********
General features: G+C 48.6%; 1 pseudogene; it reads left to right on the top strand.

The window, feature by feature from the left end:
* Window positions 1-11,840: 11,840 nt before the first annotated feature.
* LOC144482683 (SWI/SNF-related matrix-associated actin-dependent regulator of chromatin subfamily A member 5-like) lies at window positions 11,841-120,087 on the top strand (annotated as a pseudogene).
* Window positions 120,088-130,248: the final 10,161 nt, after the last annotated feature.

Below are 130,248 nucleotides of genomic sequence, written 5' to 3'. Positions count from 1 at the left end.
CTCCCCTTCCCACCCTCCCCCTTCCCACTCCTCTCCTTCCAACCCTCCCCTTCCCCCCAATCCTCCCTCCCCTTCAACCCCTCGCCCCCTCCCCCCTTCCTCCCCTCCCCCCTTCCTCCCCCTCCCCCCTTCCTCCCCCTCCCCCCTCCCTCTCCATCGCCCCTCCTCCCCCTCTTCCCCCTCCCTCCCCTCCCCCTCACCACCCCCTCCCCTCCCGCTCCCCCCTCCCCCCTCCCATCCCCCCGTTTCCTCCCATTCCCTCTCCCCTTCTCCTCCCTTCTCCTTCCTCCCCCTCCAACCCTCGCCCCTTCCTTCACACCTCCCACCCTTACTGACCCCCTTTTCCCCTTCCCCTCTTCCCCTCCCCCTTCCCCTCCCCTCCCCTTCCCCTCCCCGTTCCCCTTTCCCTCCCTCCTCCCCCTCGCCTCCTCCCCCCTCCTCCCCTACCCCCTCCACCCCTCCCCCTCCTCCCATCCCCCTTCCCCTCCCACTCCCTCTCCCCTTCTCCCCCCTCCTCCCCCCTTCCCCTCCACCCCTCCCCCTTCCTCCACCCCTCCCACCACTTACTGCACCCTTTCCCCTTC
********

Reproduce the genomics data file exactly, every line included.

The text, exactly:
General features: G+C 48.6%; 1 pseudogene; it reads left to right on the top strand.

The window, feature by feature from the left end:
* Window positions 1-11,840: 11,840 nt before the first annotated feature.
* LOC144482683 (SWI/SNF-related matrix-associated actin-dependent regulator of chromatin subfamily A member 5-like) lies at window positions 11,841-120,087 on the top strand (annotated as a pseudogene).
* Window positions 120,088-130,248: the final 10,161 nt, after the last annotated feature.

Below are 130,248 nucleotides of genomic sequence, written 5' to 3'. Positions count from 1 at the left end.
CTCCCCTTCCCACCCTCCCCCTTCCCACTCCTCTCCTTCCAACCCTCCCCTTCCCCCCAATCCTCCCTCCCCTTCAACCCCTCGCCCCCTCCCCCCTTCCTCCCCTCCCCCCTTCCTCCCCCTCCCCCCTTCCTCCCCCTCCCCCCTCCCTCTCCATCGCCCCTCCTCCCCCTCTTCCCCCTCCCTCCCCTCCCCCTCACCACCCCCTCCCCTCCCGCTCCCCCCTCCCCCCTCCCATCCCCCCGTTTCCTCCCATTCCCTCTCCCCTTCTCCTCCCTTCTCCTTCCTCCCCCTCCAACCCTCGCCCCTTCCTTCACACCTCCCACCCTTACTGACCCCCTTTTCCCCTTCCCCTCTTCCCCTCCCCCTTCCCCTCCCCTCCCCTTCCCCTCCCCGTTCCCCTTTCCCTCCCTCCTCCCCCTCGCCTCCTCCCCCCTCCTCCCCTACCCCCTCCACCCCTCCCCCTCCTCCCATCCCCCTTCCCCTCCCACTCCCTCTCCCCTTCTCCCCCCTCCTCCCCCCTTCCCCTCCACCCCTCCCCCTTCCTCCACCCCTCCCACCACTTACTGCACCCTTTCCCCTTC